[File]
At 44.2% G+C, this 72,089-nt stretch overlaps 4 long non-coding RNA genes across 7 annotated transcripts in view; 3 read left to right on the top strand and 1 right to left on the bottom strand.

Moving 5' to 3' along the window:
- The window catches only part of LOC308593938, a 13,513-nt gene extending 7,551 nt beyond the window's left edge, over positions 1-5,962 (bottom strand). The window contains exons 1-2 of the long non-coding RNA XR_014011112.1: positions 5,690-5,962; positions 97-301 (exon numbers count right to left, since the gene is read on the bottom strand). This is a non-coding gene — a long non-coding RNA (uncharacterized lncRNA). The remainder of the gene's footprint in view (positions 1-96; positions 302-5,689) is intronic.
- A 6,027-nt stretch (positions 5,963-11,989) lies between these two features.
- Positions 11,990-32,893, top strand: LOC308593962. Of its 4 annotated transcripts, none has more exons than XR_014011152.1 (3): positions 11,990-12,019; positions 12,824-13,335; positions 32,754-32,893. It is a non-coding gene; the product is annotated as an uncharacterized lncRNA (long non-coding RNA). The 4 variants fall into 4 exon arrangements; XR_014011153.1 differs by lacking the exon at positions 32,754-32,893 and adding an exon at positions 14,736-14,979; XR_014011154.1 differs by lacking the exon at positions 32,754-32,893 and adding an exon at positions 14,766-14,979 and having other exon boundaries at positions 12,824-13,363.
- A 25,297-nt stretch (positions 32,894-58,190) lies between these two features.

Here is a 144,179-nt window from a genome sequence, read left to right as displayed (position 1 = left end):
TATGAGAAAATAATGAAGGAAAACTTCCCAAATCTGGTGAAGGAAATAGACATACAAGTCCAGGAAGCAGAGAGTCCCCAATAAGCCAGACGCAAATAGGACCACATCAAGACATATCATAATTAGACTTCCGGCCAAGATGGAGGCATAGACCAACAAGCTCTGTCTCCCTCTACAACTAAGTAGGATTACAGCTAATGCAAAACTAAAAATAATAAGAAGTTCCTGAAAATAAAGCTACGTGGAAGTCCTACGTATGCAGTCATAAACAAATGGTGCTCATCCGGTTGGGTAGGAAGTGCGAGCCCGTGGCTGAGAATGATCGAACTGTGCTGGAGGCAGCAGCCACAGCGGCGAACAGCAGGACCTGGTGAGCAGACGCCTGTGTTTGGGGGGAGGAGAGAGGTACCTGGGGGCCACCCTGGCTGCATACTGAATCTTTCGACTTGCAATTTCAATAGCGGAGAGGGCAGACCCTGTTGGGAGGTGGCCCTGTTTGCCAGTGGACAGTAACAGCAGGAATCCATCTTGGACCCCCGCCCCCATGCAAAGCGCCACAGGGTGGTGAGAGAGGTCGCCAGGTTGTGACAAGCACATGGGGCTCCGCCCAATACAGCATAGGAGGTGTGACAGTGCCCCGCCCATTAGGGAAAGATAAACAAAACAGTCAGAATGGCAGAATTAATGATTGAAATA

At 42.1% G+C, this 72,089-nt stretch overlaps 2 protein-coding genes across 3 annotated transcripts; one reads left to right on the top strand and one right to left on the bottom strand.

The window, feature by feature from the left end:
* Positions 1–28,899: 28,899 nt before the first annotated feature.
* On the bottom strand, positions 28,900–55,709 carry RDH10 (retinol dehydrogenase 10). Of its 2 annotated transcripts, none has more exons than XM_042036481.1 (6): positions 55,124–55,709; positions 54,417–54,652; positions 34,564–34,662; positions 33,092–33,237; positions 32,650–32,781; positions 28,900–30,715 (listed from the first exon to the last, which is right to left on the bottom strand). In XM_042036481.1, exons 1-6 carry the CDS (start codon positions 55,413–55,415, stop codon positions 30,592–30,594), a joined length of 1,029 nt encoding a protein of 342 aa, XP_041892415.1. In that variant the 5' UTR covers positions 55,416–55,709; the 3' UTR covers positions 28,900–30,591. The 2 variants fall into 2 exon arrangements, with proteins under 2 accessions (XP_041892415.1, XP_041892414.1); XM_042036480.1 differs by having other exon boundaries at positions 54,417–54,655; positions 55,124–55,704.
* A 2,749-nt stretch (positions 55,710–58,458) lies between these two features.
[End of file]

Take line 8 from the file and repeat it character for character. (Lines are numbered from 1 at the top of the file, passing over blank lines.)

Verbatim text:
TATGAGAAAATAATGAAGGAAAACTTCCCAAATCTGGTGAAGGAAATAGACATACAAGTCCAGGAAGCAGAGAGTCCCCAATAAGCCAGACGCAAATAGGACCACATCAAGACATATCATAATTAGACTTCCGGCCAAGATGGAGGCATAGACCAACAAGCTCTGTCTCCCTCTACAACTAAGTAGGATTACAGCTAATGCAAAACTAAAAATAATAAGAAGTTCCTGAAAATAAAGCTACGTGGAAGTCCTACGTATGCAGTCATAAACAAATGGTGCTCATCCGGTTGGGTAGGAAGTGCGAGCCCGTGGCTGAGAATGATCGAACTGTGCTGGAGGCAGCAGCCACAGCGGCGAACAGCAGGACCTGGTGAGCAGACGCCTGTGTTTGGGGGGAGGAGAGAGGTACCTGGGGGCCACCCTGGCTGCATACTGAATCTTTCGACTTGCAATTTCAATAGCGGAGAGGGCAGACCCTGTTGGGAGGTGGCCCTGTTTGCCAGTGGACAGTAACAGCAGGAATCCATCTTGGACCCCCGCCCCCATGCAAAGCGCCACAGGGTGGTGAGAGAGGTCGCCAGGTTGTGACAAGCACATGGGGCTCCGCCCAATACAGCATAGGAGGTGTGACAGTGCCCCGCCCATTAGGGAAAGATAAACAAAACAGTCAGAATGGCAGAATTAATGATTGAAATA